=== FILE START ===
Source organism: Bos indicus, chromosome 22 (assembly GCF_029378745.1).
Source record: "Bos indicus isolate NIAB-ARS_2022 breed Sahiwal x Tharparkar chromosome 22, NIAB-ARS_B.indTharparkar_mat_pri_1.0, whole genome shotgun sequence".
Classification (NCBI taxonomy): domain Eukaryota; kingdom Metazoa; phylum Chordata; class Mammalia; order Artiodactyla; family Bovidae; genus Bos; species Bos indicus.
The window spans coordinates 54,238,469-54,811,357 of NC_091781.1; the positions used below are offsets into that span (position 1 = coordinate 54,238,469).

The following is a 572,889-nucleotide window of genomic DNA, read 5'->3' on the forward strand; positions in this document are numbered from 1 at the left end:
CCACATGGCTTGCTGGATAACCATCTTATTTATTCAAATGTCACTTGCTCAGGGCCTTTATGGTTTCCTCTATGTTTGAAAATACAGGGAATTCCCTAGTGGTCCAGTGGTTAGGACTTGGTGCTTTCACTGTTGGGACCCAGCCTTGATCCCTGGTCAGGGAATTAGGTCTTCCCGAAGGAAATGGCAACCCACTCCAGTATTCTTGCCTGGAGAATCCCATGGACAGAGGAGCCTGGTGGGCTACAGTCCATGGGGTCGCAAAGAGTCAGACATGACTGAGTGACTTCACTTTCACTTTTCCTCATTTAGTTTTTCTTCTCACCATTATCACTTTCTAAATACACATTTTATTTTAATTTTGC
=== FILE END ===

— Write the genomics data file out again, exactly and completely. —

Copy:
Source organism: Bos indicus, chromosome 22 (assembly GCF_029378745.1).
Source record: "Bos indicus isolate NIAB-ARS_2022 breed Sahiwal x Tharparkar chromosome 22, NIAB-ARS_B.indTharparkar_mat_pri_1.0, whole genome shotgun sequence".
Classification (NCBI taxonomy): domain Eukaryota; kingdom Metazoa; phylum Chordata; class Mammalia; order Artiodactyla; family Bovidae; genus Bos; species Bos indicus.
The window spans coordinates 54,238,469-54,811,357 of NC_091781.1; the positions used below are offsets into that span (position 1 = coordinate 54,238,469).

The following is a 572,889-nucleotide window of genomic DNA, read 5'->3' on the forward strand; positions in this document are numbered from 1 at the left end:
CCACATGGCTTGCTGGATAACCATCTTATTTATTCAAATGTCACTTGCTCAGGGCCTTTATGGTTTCCTCTATGTTTGAAAATACAGGGAATTCCCTAGTGGTCCAGTGGTTAGGACTTGGTGCTTTCACTGTTGGGACCCAGCCTTGATCCCTGGTCAGGGAATTAGGTCTTCCCGAAGGAAATGGCAACCCACTCCAGTATTCTTGCCTGGAGAATCCCATGGACAGAGGAGCCTGGTGGGCTACAGTCCATGGGGTCGCAAAGAGTCAGACATGACTGAGTGACTTCACTTTCACTTTTCCTCATTTAGTTTTTCTTCTCACCATTATCACTTTCTAAATACACATTTTATTTTAATTTTGC